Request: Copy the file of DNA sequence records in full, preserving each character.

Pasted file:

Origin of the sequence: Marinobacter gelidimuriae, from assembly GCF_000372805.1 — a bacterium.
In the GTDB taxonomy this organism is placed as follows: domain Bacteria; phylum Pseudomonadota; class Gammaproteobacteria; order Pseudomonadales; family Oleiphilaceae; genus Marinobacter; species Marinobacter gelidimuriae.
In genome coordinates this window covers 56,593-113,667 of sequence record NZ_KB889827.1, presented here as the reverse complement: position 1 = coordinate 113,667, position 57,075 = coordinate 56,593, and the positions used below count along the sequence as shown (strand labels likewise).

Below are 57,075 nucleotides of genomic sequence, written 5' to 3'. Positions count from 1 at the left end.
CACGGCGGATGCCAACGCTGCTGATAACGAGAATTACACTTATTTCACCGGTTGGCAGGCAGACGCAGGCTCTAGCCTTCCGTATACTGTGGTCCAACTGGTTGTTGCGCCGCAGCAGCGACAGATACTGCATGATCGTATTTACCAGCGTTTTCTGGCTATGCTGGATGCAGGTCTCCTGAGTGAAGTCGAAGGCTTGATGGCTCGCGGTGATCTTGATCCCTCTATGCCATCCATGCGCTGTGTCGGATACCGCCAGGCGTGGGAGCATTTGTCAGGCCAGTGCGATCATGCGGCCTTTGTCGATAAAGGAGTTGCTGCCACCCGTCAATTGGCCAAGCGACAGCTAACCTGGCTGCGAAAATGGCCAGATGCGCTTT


Origin of the sequence: Marinobacter gelidimuriae, from assembly GCF_000372805.1 — a bacterium.
In the GTDB taxonomy this organism is placed as follows: domain Bacteria; phylum Pseudomonadota; class Gammaproteobacteria; order Pseudomonadales; family Oleiphilaceae; genus Marinobacter; species Marinobacter gelidimuriae.
In genome coordinates this window covers 56,593-113,667 of sequence record NZ_KB889827.1, presented here as the reverse complement: position 1 = coordinate 113,667, position 57,075 = coordinate 56,593, and the positions used below count along the sequence as shown (strand labels likewise).

Below are 57,075 nucleotides of genomic sequence, written 5' to 3'. Positions count from 1 at the left end.
CACGGCGGATGCCAACGCTGCTGATAACGAGAATTACACTTATTTCACCGGTTGGCAGGCAGACGCAGGCTCTAGCCTTCCGTATACTGTGGTCCAACTGGTTGTTGCGCCGCAGCAGCGACAGATACTGCATGATCGTATTTACCAGCGTTTTCTGGCTATGCTGGATGCAGGTCTCCTGAGTGAAGTCGAAGGCTTGATGGCTCGCGGTGATCTTGATCCCTCTATGCCATCCATGCGCTGTGTCGGATACCGCCAGGCGTGGGAGCATTTGTCAGGCCAGTGCGATCATGCGGCCTTTGTCGATAAAGGAGTTGCTGCCACCCGTCAATTGGCCAAGCGACAGCTAACCTGGCTGCGAAAATGGCCAGATGCGCTTT